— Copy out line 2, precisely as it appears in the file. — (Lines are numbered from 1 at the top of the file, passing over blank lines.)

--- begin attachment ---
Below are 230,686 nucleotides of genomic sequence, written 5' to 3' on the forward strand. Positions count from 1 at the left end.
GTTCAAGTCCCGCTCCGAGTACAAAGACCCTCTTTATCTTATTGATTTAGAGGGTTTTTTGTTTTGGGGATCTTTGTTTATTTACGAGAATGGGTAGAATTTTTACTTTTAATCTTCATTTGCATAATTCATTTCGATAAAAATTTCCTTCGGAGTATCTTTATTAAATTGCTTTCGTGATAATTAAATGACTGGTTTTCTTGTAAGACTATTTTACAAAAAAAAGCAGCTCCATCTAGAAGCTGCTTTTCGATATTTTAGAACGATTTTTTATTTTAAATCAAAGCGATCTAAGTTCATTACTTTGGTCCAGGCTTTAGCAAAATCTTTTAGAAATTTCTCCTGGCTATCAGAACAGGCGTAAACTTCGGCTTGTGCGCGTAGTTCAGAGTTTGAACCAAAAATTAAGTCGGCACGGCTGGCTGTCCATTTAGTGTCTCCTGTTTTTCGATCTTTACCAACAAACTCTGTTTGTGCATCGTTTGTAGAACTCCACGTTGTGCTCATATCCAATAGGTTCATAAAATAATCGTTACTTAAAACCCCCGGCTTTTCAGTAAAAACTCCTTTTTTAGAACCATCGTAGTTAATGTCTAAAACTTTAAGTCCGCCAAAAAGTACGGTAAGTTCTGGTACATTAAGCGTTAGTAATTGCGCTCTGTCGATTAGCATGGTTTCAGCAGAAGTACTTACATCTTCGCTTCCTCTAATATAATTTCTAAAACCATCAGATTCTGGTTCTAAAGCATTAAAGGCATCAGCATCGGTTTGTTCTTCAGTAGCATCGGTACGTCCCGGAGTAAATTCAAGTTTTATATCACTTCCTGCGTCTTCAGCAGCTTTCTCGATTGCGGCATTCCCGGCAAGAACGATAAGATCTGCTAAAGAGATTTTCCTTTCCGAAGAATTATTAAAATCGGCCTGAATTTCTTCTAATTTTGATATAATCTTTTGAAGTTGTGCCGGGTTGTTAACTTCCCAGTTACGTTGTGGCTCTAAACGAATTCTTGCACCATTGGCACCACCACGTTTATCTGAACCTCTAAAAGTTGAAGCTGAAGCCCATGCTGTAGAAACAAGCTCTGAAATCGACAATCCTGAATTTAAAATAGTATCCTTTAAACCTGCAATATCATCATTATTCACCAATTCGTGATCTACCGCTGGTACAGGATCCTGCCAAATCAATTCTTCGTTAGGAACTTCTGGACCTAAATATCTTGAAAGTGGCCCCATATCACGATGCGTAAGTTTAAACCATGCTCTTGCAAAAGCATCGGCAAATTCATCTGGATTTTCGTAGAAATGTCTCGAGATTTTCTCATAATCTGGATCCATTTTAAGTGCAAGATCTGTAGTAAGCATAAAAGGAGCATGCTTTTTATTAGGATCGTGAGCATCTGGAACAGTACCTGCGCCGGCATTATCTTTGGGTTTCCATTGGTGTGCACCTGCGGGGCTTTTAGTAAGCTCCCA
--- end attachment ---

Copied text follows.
GTTCAAGTCCCGCTCCGAGTACAAAGACCCTCTTTATCTTATTGATTTAGAGGGTTTTTTGTTTTGGGGATCTTTGTTTATTTACGAGAATGGGTAGAATTTTTACTTTTAATCTTCATTTGCATAATTCATTTCGATAAAAATTTCCTTCGGAGTATCTTTATTAAATTGCTTTCGTGATAATTAAATGACTGGTTTTCTTGTAAGACTATTTTACAAAAAAAAGCAGCTCCATCTAGAAGCTGCTTTTCGATATTTTAGAACGATTTTTTATTTTAAATCAAAGCGATCTAAGTTCATTACTTTGGTCCAGGCTTTAGCAAAATCTTTTAGAAATTTCTCCTGGCTATCAGAACAGGCGTAAACTTCGGCTTGTGCGCGTAGTTCAGAGTTTGAACCAAAAATTAAGTCGGCACGGCTGGCTGTCCATTTAGTGTCTCCTGTTTTTCGATCTTTACCAACAAACTCTGTTTGTGCATCGTTTGTAGAACTCCACGTTGTGCTCATATCCAATAGGTTCATAAAATAATCGTTACTTAAAACCCCCGGCTTTTCAGTAAAAACTCCTTTTTTAGAACCATCGTAGTTAATGTCTAAAACTTTAAGTCCGCCAAAAAGTACGGTAAGTTCTGGTACATTAAGCGTTAGTAATTGCGCTCTGTCGATTAGCATGGTTTCAGCAGAAGTACTTACATCTTCGCTTCCTCTAATATAATTTCTAAAACCATCAGATTCTGGTTCTAAAGCATTAAAGGCATCAGCATCGGTTTGTTCTTCAGTAGCATCGGTACGTCCCGGAGTAAATTCAAGTTTTATATCACTTCCTGCGTCTTCAGCAGCTTTCTCGATTGCGGCATTCCCGGCAAGAACGATAAGATCTGCTAAAGAGATTTTCCTTTCCGAAGAATTATTAAAATCGGCCTGAATTTCTTCTAATTTTGATATAATCTTTTGAAGTTGTGCCGGGTTGTTAACTTCCCAGTTACGTTGTGGCTCTAAACGAATTCTTGCACCATTGGCACCACCACGTTTATCTGAACCTCTAAAAGTTGAAGCTGAAGCCCATGCTGTAGAAACAAGCTCTGAAATCGACAATCCTGAATTTAAAATAGTATCCTTTAAACCTGCAATATCATCATTATTCACCAATTCGTGATCTACCGCTGGTACAGGATCCTGCCAAATCAATTCTTCGTTAGGAACTTCTGGACCTAAATATCTTGAAAGTGGCCCCATATCACGATGCGTAAGTTTAAACCATGCTCTTGCAAAAGCATCGGCAAATTCATCTGGATTTTCGTAGAAATGTCTCGAGATTTTCTCATAATCTGGATCCATTTTAAGTGCAAGATCTGTAGTAAGCATAAAAGGAGCATGCTTTTTATTAGGATCGTGAGCATCTGGAACAGTACCTGCGCCGGCATTATCTTTGGGTTTCCATTGGTGTGCACCTGCGGGGCTTTTAGTAAGCTCCCA